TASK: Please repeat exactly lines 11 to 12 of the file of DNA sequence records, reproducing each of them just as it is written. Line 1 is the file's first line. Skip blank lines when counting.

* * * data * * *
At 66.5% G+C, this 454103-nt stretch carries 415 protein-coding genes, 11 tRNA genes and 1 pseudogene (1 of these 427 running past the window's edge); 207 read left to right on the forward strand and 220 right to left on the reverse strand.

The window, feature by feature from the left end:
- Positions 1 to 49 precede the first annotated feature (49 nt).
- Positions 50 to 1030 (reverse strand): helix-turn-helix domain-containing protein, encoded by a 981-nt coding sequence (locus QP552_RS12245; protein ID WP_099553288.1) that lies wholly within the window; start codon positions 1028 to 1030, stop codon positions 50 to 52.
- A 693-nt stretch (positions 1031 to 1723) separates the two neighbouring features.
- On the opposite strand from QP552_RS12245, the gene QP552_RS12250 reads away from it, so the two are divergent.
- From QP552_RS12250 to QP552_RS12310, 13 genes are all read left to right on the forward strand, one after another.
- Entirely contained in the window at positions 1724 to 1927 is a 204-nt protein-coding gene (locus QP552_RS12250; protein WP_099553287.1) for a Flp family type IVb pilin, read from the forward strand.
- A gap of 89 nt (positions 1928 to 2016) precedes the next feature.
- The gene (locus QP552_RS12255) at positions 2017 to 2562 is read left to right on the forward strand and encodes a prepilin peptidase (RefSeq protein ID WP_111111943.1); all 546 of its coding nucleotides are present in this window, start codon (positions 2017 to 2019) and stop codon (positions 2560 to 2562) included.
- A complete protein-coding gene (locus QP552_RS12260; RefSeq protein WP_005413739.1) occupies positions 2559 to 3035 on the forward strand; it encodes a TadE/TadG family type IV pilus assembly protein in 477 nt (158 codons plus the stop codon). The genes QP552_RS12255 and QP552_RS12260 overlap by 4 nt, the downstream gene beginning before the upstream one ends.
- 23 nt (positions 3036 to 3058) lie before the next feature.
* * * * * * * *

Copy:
- A complete protein-coding gene (locus QP552_RS12260; RefSeq protein WP_005413739.1) occupies positions 2559 to 3035 on the forward strand; it encodes a TadE/TadG family type IV pilus assembly protein in 477 nt (158 codons plus the stop codon). The genes QP552_RS12255 and QP552_RS12260 overlap by 4 nt, the downstream gene beginning before the upstream one ends.
- 23 nt (positions 3036 to 3058) lie before the next feature.